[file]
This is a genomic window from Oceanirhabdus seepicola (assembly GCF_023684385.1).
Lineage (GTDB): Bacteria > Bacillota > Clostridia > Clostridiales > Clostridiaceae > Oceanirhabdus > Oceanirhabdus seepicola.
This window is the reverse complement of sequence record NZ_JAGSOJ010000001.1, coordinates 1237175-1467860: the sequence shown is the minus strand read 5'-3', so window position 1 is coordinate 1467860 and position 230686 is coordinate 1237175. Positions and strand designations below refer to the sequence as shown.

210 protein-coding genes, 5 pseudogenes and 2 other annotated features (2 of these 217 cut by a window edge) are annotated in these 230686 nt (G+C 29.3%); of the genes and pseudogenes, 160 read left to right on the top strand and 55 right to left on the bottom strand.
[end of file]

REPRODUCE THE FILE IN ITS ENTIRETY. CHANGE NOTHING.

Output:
This is a genomic window from Oceanirhabdus seepicola (assembly GCF_023684385.1).
Lineage (GTDB): Bacteria > Bacillota > Clostridia > Clostridiales > Clostridiaceae > Oceanirhabdus > Oceanirhabdus seepicola.
This window is the reverse complement of sequence record NZ_JAGSOJ010000001.1, coordinates 1237175-1467860: the sequence shown is the minus strand read 5'-3', so window position 1 is coordinate 1467860 and position 230686 is coordinate 1237175. Positions and strand designations below refer to the sequence as shown.

210 protein-coding genes, 5 pseudogenes and 2 other annotated features (2 of these 217 cut by a window edge) are annotated in these 230686 nt (G+C 29.3%); of the genes and pseudogenes, 160 read left to right on the top strand and 55 right to left on the bottom strand.